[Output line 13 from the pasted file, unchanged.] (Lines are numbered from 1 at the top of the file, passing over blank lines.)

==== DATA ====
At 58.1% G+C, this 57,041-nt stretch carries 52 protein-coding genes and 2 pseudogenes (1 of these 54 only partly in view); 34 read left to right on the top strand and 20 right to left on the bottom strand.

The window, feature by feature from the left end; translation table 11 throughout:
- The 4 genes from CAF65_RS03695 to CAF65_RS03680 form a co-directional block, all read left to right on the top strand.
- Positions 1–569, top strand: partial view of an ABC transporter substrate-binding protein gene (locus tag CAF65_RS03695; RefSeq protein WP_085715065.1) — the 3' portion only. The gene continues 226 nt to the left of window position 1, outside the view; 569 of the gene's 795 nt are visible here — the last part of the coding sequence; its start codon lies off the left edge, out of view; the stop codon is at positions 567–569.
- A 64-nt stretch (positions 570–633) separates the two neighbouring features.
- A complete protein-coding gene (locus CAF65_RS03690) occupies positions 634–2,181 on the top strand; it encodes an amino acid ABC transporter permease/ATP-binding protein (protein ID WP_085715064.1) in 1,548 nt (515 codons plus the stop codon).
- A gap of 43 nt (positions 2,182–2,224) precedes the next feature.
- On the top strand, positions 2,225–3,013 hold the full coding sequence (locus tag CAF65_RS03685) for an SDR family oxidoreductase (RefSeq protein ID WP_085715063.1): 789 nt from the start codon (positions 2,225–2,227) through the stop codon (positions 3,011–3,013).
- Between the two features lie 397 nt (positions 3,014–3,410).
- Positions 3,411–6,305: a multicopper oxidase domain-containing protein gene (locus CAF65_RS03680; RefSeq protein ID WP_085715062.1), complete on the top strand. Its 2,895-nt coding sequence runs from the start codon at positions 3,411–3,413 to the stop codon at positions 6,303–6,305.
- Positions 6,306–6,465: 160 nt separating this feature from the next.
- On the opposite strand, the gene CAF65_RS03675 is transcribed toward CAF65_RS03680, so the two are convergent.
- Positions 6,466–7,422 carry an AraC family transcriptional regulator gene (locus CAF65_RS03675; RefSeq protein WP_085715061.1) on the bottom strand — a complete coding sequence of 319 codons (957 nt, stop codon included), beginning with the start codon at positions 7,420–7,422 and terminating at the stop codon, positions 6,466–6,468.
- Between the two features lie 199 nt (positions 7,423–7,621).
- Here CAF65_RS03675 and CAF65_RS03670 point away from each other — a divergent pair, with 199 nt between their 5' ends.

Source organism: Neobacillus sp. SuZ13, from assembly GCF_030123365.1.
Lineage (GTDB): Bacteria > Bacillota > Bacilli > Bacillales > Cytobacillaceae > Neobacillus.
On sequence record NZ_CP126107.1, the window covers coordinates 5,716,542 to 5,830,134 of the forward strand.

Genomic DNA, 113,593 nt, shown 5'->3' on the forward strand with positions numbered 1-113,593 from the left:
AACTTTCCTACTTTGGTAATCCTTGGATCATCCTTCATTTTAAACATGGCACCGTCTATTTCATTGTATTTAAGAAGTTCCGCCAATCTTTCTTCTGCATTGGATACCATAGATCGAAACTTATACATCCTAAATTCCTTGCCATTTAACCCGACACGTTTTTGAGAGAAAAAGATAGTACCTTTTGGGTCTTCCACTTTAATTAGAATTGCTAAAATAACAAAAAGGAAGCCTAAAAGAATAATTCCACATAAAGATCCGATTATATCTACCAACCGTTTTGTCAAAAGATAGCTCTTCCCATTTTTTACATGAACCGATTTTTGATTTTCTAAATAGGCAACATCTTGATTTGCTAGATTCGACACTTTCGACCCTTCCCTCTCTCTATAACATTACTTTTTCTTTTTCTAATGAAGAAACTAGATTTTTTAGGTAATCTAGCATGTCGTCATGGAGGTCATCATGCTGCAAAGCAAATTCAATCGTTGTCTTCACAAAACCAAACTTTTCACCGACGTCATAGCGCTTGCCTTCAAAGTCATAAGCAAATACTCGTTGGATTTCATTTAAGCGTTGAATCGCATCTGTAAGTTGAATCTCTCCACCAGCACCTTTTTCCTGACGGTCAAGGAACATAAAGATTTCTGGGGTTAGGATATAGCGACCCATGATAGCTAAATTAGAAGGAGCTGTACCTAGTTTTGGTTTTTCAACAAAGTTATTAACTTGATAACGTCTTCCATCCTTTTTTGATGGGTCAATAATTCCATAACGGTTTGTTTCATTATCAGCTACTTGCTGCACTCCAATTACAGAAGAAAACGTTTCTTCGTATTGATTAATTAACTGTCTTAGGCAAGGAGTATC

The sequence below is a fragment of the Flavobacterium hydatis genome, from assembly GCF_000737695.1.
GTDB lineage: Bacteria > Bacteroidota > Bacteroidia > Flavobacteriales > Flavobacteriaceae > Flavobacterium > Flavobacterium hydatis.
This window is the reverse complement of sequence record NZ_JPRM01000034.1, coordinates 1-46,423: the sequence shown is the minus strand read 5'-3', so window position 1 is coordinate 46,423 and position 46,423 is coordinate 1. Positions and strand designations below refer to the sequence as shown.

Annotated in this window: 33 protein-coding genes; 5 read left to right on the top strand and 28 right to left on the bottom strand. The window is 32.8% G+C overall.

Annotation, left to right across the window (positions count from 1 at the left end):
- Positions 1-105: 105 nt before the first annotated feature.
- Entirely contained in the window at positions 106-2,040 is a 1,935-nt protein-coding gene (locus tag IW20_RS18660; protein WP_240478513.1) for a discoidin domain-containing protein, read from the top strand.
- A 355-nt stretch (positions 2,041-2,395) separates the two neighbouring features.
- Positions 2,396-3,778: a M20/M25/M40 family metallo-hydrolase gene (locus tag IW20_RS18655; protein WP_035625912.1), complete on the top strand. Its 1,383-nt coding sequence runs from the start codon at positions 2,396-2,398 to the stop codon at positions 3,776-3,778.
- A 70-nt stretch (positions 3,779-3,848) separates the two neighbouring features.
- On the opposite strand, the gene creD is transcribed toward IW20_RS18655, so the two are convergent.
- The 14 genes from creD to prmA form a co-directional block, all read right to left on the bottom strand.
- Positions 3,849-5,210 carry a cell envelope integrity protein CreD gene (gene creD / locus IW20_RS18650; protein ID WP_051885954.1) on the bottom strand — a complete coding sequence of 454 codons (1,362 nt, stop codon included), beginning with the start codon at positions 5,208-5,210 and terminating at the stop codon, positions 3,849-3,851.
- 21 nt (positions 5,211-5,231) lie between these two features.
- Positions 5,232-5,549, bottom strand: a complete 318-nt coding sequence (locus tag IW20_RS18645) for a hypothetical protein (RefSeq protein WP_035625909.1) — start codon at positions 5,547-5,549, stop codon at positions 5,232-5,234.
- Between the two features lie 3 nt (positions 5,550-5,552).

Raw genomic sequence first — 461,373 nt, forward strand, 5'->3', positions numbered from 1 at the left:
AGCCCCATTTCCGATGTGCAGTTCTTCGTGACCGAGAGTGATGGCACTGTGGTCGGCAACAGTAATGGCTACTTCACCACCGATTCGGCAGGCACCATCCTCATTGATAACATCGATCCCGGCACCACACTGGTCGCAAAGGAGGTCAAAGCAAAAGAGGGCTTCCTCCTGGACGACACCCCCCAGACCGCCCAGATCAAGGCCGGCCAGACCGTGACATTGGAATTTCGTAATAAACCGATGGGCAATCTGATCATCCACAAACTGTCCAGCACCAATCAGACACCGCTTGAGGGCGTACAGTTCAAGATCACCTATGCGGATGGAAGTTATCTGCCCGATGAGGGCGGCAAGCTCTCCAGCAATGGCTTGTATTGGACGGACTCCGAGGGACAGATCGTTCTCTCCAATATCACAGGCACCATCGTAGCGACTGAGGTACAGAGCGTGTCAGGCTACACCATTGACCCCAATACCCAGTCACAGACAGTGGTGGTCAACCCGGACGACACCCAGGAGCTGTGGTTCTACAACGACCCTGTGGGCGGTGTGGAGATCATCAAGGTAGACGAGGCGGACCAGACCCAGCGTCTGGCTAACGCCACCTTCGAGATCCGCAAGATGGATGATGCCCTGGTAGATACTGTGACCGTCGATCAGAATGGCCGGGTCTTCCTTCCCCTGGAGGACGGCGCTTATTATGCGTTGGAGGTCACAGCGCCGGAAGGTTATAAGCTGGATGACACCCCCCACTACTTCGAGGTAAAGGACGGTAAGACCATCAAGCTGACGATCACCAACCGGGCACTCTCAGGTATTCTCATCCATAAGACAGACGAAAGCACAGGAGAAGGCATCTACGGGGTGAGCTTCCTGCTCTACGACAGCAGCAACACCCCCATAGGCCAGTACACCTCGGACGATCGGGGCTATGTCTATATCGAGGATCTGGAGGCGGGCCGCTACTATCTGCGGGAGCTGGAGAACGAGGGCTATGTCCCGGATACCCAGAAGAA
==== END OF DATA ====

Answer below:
- Positions 6,466–7,422 carry an AraC family transcriptional regulator gene (locus CAF65_RS03675; RefSeq protein WP_085715061.1) on the bottom strand — a complete coding sequence of 319 codons (957 nt, stop codon included), beginning with the start codon at positions 7,420–7,422 and terminating at the stop codon, positions 6,466–6,468.